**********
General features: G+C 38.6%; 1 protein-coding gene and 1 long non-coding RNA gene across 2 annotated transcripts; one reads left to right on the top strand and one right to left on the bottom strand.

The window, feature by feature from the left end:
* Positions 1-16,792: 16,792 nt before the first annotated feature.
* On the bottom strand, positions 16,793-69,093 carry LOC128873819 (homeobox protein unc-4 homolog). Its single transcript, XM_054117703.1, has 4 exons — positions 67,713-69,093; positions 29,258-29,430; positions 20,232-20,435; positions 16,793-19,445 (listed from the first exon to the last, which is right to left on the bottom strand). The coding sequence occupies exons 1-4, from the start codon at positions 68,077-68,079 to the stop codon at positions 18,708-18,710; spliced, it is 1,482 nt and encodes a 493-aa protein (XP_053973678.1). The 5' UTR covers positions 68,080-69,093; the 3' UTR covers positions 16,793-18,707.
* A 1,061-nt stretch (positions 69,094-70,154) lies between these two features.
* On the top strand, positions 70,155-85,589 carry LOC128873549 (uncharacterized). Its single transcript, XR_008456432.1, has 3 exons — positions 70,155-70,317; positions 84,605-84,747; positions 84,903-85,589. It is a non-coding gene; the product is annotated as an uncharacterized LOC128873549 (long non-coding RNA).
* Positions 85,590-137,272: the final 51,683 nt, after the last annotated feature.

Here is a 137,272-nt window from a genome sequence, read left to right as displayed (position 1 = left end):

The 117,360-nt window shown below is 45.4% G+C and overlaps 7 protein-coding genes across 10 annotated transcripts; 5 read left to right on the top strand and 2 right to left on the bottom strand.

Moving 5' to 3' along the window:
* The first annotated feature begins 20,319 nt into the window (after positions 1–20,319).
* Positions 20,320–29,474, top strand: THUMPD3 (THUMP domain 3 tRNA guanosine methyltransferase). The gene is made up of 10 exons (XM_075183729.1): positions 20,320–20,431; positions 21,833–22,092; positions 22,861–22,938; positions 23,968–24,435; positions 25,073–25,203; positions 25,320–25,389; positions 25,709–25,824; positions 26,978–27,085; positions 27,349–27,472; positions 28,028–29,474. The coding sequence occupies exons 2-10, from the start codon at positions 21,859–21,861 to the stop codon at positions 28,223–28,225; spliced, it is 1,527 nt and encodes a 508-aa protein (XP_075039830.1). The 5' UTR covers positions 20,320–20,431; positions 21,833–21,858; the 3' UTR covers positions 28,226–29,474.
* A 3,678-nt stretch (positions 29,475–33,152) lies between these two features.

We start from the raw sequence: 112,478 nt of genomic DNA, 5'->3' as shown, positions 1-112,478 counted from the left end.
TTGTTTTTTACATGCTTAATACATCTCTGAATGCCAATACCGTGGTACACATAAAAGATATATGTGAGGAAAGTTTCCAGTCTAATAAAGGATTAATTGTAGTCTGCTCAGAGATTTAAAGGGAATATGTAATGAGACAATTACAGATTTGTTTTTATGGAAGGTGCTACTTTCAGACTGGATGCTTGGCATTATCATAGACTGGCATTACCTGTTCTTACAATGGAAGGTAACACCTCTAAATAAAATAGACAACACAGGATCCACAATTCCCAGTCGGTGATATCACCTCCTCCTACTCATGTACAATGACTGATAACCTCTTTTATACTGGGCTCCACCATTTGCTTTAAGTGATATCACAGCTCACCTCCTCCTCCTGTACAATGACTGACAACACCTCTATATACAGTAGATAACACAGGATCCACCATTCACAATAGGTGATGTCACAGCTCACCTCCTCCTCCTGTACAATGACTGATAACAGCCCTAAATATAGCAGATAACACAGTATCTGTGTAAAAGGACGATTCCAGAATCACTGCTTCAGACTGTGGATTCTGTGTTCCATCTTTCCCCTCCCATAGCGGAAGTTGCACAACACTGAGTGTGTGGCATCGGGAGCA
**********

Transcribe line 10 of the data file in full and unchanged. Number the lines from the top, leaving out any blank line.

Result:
Moving 5' to 3' along the window: